We have entered the “quiet” part of the offseason. Nearly every free agent who will be playing in the league this season has signed on with a team, even if it’s only a non-guaranteed training camp deal. It was a flurry of activity the likes of which we have never seen (even though we expected it or something like it with the salary cap jump). Durant is a Warrior, Wade is a Bull, and dozens of others have found a new NBA home somewhere else.
But that certainly doesn’t mean player movement is done until next summer. A general manager’s work is never done. There are still holes that need to be filled on contenders. There are still veterans that need to be shipped off for prospects due to a youth movement. There are still redundancies that need to be rectified. There are still players that can’t stand their situation, coaches that can’t stand their player, and situations so toxic that a hazmat suit and a flamethrower are the only things that can sort them out.
For this article, we are focusing on realistic trades; that is to say that they conform to the rules of the league governing trade, firstly. Secondly, and more importantly, they involve players that are either on record as being on the trading block, having requested a trade, or are reported to be in that situation. Thirdly, these trades would further either the goals of the front office for the team, or would take them in a direction that is conceivable.
A couple last little notes about all this: trades are really tough to pull off. Our last trade article focused on 2-team trades because they are easier to finalize. Some of the deals contained herein will be nigh on impossible to consummate simply because too many teams would be involved… and too many cooks spoil the broth. Some of these trades are also interlinked; individually they might not make much sense or might not make a dramatic impact. Also some of these trades are expanded versions of other trade scenarios. In either instance, it will be noted.
Without further ado, 15 Blockbuster Trades We Could See This Season.
15 Deck Chairs On The Titanic
To the Los Angeles Clippers: Kyle Lowry, Terrence Ross
To the Toronto Raptors: Chris Paul, Jeff Ayres
The Toronto Raptors had an up-and-down summer. They were able to keep Derozan (at a very hefty price), but they lost Bismack Biyombo to Orlando. They did, however, manage to upgrade the 4 spot with Jared Sullinger replacing Luis Scola. In all, however, it is safe to say that the Raps did not make themselves a substantially better team this offseason. The general consensus outside of Ontario is that the Raptors reached above their ceiling last season, and can’t be expected to hit the same heights this year. Chris Paul is a little older than Lowry, but is a better shooter and distributor and ball thief. Chris Paul is more of a natural leader, and his presence might be enough to elevate the games of chronic underperformers like Jonas Valanciunas. While this might not be enough to beat Cleveland and Boston, it is a dramatic change that won’t make the team any worse… and that is sometimes all you need.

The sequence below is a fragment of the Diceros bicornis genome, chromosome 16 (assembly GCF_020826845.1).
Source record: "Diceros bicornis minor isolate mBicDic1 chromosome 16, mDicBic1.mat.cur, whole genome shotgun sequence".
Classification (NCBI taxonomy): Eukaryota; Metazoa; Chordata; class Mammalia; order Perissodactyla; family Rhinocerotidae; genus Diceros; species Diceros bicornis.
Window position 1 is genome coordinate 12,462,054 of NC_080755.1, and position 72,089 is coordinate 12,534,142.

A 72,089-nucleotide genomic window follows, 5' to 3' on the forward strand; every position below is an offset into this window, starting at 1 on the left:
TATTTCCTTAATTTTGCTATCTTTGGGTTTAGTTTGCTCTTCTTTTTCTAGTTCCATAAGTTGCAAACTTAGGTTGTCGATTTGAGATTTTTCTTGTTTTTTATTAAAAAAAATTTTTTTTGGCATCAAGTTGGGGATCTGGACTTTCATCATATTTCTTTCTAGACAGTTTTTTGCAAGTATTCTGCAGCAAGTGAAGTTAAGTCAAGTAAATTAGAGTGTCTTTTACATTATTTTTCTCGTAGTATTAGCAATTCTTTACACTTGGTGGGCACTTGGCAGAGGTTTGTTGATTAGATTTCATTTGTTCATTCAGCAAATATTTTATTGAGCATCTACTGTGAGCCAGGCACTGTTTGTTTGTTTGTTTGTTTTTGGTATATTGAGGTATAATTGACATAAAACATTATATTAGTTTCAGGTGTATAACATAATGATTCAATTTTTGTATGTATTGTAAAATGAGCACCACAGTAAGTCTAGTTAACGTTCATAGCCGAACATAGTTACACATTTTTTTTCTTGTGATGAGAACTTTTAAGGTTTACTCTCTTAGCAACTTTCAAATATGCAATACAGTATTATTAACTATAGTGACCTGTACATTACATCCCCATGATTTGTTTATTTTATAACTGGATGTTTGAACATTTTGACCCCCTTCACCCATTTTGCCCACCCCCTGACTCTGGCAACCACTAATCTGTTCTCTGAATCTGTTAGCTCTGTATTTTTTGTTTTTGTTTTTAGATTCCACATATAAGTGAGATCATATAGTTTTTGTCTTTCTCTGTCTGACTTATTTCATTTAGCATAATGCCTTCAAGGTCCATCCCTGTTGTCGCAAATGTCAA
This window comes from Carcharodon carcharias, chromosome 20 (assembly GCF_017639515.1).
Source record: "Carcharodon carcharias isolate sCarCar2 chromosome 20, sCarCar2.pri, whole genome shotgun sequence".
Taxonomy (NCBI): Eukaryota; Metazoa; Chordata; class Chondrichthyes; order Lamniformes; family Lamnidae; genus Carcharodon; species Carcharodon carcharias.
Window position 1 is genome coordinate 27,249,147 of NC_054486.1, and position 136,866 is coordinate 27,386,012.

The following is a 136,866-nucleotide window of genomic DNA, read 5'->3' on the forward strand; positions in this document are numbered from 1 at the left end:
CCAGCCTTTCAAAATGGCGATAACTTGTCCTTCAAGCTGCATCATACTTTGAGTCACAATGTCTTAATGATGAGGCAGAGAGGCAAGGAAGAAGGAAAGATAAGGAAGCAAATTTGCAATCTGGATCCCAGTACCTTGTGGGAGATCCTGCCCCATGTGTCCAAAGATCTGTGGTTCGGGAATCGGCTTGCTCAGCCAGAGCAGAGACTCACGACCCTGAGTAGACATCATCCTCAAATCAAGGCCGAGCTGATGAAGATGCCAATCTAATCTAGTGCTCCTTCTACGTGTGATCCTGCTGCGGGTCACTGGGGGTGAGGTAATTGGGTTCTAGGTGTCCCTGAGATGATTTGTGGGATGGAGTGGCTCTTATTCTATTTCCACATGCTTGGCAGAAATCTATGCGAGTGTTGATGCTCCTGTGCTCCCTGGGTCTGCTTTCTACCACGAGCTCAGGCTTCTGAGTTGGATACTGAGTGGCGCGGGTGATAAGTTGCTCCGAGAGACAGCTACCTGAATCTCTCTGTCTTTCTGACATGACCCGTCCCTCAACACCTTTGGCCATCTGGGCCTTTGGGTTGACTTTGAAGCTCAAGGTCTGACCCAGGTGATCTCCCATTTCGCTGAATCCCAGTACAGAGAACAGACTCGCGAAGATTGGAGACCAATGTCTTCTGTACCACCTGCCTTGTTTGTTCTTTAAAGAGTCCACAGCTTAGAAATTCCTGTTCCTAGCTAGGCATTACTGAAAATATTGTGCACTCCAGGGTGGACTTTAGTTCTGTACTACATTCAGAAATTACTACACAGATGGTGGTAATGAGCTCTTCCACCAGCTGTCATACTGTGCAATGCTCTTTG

The logic behind this trade for Los Angeles is simple: The Big 3 of Paul, Griffin, and Jordan has not worked. It is no secret that Chris Paul isn’t exactly every Clippers’ friend, either. Chris Paul is a phenomenal talent and it is because of this that the Clippers would be able to extract a promising, if enigmatic, wing like Terrence Ross on top of Lowry. While this doesn’t vault Los Angeles over Golden State or San Antonio on paper, it does add some depth at a minimal expense of talent… while also injecting the aging core with more youth.
14 A Gay Time In Denver
To the Denver Nuggets: Rudy Gay
To the Sacramento Kings: Wilson Chandler, Jameer Nelson
Rudy Gay recently spoke to Blake Ellington of Sactown Royalty. The main takeaway from the interview is that Rudy Gay is not a happy man in Sacramento. He is so vocal about his discontent that any sane front office (read: possibly not Sacramento) would absolutely move him for whatever they can, as soon as possible, before his trade value tanks even more. The bad news is that despite a contract that looks eminently reasonable in light of the new salary cap at $13.3m per year (for emphasis, Mozgov makes $3m more than Gay per year, and Mo Harkless just signed a deal for nearly as much money as Gay), Gay seems to have lost his luster with every team that has even one analytics person on staff.
That said, Gay still has some real actual basketball value. He is a career 18 point per game scorer who also averages 6 rebounds. He is still just 29. Despite never having won anything or being elected to an all-star team he seems to have name cache. In Denver, he would be expected to mentor up-and-comer Gary Harris, provide scoring and a veteran presence, and team with Gallinari as a high-scoring forward tandem.